How to use SAS statistical software: SAS 101

The following guide will walk you through:

  1. How to install a free copy of SAS University Edition on your personal computer

  2. How to enter data into an excel spreadsheet so that SAS can read it.

  3. How to have SAS read your data

  4. How to have SAS interpret your data.

SAS is probably the most powerful tool out there for analyzing data. Although people can be afraid of SAS because coding is involved, I will walk you through all the steps here to get you analyzing your data in no time even without any prior coding experience.

Step 1: Install a free copy of SAS university edition

Go to and click on “Get free software” then follow all the instructions.

You will have to install VirtualBox and then SAS.

SAS will run within a web browser. I would recommend using Microsoft Edge if you have Windows because Chrome did not work for me (SAS was not working as intended inside Chrome).

After you followed all the instructions you will turn on the Virtual Box and once you are connected then you will open your browser (Microsoft Edge or internet explorer) to start SAS per the instructions provided.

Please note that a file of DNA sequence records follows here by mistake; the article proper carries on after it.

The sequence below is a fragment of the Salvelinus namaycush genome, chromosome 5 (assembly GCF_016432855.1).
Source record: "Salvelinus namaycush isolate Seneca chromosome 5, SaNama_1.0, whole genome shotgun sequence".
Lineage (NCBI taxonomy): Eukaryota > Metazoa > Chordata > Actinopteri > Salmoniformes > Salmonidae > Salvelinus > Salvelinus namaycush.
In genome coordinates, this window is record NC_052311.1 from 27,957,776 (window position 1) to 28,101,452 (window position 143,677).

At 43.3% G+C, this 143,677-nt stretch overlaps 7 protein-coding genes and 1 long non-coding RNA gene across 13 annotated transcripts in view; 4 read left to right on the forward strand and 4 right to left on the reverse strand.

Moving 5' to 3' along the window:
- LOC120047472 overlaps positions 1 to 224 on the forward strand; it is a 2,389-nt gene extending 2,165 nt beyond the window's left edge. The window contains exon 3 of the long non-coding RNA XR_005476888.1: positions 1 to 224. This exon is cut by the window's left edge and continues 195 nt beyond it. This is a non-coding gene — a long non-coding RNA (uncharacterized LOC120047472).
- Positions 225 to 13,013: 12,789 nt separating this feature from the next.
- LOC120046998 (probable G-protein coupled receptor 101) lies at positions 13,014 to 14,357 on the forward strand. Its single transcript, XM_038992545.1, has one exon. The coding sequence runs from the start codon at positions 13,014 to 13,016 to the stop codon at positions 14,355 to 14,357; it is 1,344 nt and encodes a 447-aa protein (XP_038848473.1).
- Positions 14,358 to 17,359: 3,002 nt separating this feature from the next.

Step 2: How to enter data into an excel spread sheath to be readable by SAS

Each line on excel is an observation (patient) and each column is a variable. You don’t want to have information about the same patient in multiple lines. For example, a study where one patient information is included in 2 lines (one for each kidney) can be a mess to analyze. I had this situation happen to me and because it was a large study I had to find a SAS expert to help me code my way around it. So try to get one patient per line if possible.


Variable titles

Capitalize the variable title and do not put any spaces or special characters (do not put Date of Surgery, put DATEOFSURGERY). Variable titles have to be one word only. You can have numbers in the word but it all has to be one word (PROCEDURE1, PROCEDURE2 etc).

Because the title of the variable sometimes is not self-explanatory (PROCEDURE) you need a separate data dictionary where you explain what the variable is supposed to be: PROCEDURE 0=Deflux, 1=Open reimplant, 2=Robotic reimplant; SIDE 0=left, 1=right, 2=left etc. Its good to have a data dictionary for each variable where it is perfectly clear what the options are. I usually put the data dictionary on a new sheet within the same document: